I have always had an ambition to run a marathon. Every since I was in my early 20s I’ve always wondered whether it was possible for me to just go and run 26 miles without any intensive training, build up or other work. I am now 45 years old and things are starting to ache and creak slightly more than they used to. Don’t get me wrong – I’m an extremely fit athletic 45 year old, used to running between 8 and 10 miles a week, I play golf once a week (walking at least 7 miles), in the summer I play cricket most weeks and in the winter I go to the winter nets for cricket to practice my bowling and batting (for anyone in America reading this, cricket is a much more interesting version of baseball).
Some years ago, my wife decided that she wanted to run the London Marathon and we managed to get her a place the following year. She had never run anywhere in her life and one of her ambitions had always been to take part in the London Marathon. When she discovered that she had a place she immediately began to train.
I am not sure whether my wife quite appreciated how tough running was if you had never done it before, but her first training run was half a mile round the block, and it took her 15 minutes and she came back looking like she was about to collapse.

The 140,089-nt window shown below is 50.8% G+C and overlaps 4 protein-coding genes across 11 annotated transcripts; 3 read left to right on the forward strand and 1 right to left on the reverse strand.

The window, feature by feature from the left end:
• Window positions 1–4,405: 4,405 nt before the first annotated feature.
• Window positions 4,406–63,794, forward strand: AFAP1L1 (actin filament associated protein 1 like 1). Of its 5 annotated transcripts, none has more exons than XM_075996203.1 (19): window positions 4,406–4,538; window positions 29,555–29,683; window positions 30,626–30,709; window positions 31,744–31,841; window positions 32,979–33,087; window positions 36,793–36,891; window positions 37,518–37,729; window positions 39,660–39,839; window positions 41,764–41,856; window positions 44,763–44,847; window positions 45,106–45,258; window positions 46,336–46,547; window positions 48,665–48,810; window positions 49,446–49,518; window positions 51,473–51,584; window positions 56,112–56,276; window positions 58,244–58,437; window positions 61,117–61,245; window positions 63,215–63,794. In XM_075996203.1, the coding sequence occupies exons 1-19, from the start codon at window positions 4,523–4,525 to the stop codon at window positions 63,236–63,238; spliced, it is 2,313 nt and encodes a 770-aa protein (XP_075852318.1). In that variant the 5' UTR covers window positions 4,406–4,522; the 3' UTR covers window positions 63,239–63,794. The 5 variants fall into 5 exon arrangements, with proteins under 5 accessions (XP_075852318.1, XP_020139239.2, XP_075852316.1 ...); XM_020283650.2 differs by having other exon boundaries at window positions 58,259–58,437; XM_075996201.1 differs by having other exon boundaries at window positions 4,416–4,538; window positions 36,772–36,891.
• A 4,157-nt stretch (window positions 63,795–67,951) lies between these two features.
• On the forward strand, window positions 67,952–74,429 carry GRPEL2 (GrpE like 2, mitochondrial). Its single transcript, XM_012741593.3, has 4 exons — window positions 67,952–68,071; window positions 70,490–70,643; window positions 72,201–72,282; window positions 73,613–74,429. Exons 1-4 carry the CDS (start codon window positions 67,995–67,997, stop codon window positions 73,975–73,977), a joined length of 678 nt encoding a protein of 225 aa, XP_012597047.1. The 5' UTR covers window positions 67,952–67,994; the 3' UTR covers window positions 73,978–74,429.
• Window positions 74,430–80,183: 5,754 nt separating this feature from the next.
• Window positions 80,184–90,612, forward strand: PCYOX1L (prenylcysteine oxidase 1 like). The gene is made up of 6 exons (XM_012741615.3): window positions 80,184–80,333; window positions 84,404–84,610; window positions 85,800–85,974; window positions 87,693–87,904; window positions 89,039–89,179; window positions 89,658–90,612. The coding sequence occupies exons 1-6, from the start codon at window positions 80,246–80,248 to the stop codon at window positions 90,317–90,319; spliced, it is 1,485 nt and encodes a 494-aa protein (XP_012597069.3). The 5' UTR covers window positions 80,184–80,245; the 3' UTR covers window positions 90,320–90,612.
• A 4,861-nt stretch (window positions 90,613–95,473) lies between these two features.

Fast forward 12 months and I am driving my wife to the train station in order to run the London Marathon. In between that first training run of half a mile in 20 minutes and our drive to the train station, she had completed one three quarter marathon, three half marathons, two training work runs every week since she started working towards the London Marathon, extensive days out at the weekends to get the miles in her legs and complete 10 to 18 mile runs, copious amounts of foot massages and leg massages, and rather a lot of high protein meals.
She was still very nervous and wondering if she actually had it in her to complete the London Marathon.
Well she certainly completed the marathon and managed to do it in 4 hours and 32 minutes, which for someone who had never run anywhere ever before to achieving that sort of speed and stamina within 12 months of starting running is a real achievement, and the whole family were very proud of her.
Ever since that time though, when we have been discussing running my wife has always pointed out to me that I have never experienced running 26 miles, and therefore I was not able to comment on the stamina and endurance levels needed by a runner in order to complete a marathon.